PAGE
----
Solar on the Line

Special thanks to the Smithsonian National Museum of American History for contributing this story to SOLAR TODAY

solar on the line-2

 

Solar on the Line, an exhibit on display now at the Smithsonian National Museum of American History, explores the innovation and technology behind solar power as a renewable energy resource and presents multiple views on the potential benefits and challenges of this technology. The display introduces visitors to the history of solar energy use in the U.S. both as part of the electrical grid as well as an off-grid supplement. Two solar panels are on display, one from the Carter White House, which the president installed to heat water in 1979, and the other a recent acquisition from the California Million Solar Roof Initiative. Supporting technology on view includes a 2016 bi-directional electric meter, solar electric inverter, and solar controller panel which will help visitors understand how solar panels work.

 

solar buttons

Buttons advocating solar energy, 1970s and 1980s. For many people, the 1970s energy crisis was a call to action to change how electricity was generated and used. Making the choice to “go solar”—and encouraging others to do the same—reflected growing optimism about
the potential of clean, accessible solar energy. Gift of Gerald H. Meral; Smithsonian photos.

 

Flip the switch. Plug it in. Americans rely on a constant supply of electricity. Where does all that power come from? Burning fossil fuels— coal, oil, and natural gas—has been the most common way to generate electricity. But that releases greenhouse gases that contribute to global climate change. Although no energy source is perfect, using renewable sources including solar energy is becoming an important option.
Humans have used the sun’s light and heat for millennia but only recently learned how to convert solar energy to electricity. Researchers today are tackling technical and economic challenges to make solar power more efficient, reliable, and cost-effective. And people across the country—from the board room to the dining room—are deciding to “go solar.”

drawing for early solar oven

Solar oven, 1938  |  While secretary of the Smithsonian, astronomer Charles G. Abbot continued researching ways to use solar heat. He made this solar oven and reported: “It requires about an hour to heat the oven to about 130°C (266°F) above surrounding temperatures, and the oven bakes cakes 3 inches (7.5 centimeters) square very nicely in a half hour.” Abbot received several patents for solar inventions, including this oven.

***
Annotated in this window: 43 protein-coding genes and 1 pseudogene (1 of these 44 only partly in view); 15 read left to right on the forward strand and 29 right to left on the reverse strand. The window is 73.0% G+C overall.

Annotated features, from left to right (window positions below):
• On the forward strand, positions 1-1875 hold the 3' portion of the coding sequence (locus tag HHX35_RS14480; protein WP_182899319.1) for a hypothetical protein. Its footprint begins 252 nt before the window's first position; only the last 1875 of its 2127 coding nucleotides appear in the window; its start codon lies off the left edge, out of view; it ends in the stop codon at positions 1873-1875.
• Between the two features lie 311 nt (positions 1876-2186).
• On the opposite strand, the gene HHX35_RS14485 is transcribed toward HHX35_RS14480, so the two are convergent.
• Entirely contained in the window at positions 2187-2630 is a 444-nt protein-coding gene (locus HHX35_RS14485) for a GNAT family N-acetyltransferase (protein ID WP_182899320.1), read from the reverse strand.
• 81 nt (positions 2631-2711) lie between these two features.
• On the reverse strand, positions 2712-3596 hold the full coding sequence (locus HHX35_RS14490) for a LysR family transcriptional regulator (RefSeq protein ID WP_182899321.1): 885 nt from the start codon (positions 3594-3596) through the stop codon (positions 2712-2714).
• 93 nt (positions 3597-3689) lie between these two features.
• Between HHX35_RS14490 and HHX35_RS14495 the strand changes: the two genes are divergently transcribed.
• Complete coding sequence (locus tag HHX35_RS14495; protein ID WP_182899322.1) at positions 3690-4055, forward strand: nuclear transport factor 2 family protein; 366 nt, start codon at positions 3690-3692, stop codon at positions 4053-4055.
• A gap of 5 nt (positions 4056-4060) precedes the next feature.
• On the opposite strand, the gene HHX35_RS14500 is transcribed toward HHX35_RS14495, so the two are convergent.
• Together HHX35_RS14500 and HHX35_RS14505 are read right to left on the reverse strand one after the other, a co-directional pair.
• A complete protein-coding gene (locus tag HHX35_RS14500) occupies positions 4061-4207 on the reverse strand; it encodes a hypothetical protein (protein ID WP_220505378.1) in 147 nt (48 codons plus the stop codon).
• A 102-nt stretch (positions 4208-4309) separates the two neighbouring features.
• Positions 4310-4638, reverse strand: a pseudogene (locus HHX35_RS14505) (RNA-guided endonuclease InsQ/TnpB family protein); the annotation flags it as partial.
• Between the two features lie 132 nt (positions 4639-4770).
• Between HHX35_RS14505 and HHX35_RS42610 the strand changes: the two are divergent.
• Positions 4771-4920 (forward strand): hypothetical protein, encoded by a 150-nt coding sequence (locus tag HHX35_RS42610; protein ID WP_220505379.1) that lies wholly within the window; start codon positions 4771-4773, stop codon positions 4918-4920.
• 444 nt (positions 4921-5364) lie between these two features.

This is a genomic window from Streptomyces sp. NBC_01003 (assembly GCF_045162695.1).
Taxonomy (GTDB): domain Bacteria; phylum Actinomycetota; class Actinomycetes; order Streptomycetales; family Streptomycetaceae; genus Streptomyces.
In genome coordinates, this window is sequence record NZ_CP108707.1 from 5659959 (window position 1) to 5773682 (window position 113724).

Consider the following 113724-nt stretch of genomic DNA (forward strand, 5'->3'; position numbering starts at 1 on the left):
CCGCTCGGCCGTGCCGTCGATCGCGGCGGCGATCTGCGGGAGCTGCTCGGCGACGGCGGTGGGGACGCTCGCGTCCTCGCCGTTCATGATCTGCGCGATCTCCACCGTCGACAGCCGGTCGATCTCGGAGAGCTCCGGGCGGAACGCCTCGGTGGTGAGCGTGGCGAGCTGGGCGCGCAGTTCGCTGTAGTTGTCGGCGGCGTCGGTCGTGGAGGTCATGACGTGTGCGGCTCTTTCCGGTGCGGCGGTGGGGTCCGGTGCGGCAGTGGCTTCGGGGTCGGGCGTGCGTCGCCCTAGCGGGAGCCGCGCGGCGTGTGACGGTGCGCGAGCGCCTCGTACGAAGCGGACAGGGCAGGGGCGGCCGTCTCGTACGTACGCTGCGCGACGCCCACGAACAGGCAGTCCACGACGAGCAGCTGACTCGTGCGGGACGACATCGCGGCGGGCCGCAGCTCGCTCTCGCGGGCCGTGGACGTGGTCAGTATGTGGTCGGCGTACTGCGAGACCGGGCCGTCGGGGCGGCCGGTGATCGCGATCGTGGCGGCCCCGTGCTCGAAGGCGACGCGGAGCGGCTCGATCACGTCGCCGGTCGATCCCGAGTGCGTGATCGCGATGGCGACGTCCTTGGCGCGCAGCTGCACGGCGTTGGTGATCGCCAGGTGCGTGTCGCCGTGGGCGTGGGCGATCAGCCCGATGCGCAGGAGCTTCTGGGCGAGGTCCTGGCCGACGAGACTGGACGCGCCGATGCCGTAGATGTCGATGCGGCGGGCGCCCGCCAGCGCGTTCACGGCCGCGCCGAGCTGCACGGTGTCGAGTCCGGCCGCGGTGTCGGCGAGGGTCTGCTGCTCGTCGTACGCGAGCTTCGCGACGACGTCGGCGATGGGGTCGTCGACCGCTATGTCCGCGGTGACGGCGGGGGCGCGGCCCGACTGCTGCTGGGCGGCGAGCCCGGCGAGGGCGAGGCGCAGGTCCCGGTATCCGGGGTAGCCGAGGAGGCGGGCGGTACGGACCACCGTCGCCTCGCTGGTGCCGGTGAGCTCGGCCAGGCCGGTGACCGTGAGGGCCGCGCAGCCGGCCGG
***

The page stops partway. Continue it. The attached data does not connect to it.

For centuries, inventors and entrepreneurs marveled at the idea of harnessing sunlight for the betterment of humanity. On Nov. 29, 2016 the Smithsonian’s National Museum of American History opened “Solar on the Line,” a small display exploring the innovation and technology behind solar power as a renewable energy resource. It introduces visitors to the history of solar energy usage in the U.S. and how it is a part of the electrical grid as well as an off-grid supplement. The museum presents an overview of the potential benefits and challenges of this technology.
Thomas Edison, Edmond Becquerel, Smithsonian Secretary Charles G. Abbot and Bill Nye the Science Guy have all advocated for solar energy—believing in a world where renewable energy could provide power for human needs as mundane as heating a tea kettle. The display draws artifacts from across the museum’s collections and includes new acquisitions as well as artifacts that have never been displayed. At the Smithsonian, Abbot experimented in the 1930s with concentrating light to harness heat for cooking and other uses. His 1938 solar oven will be on view alongside a Hoffman Electronics 1961 Solar Radio; a 1940 lightsensitive P/N junction from Russell Ohl, recognized for patenting a precursor to the modern solar cell; a Bell Labs 1954 photovoltaic cell; and Comsat solar cells from 1975.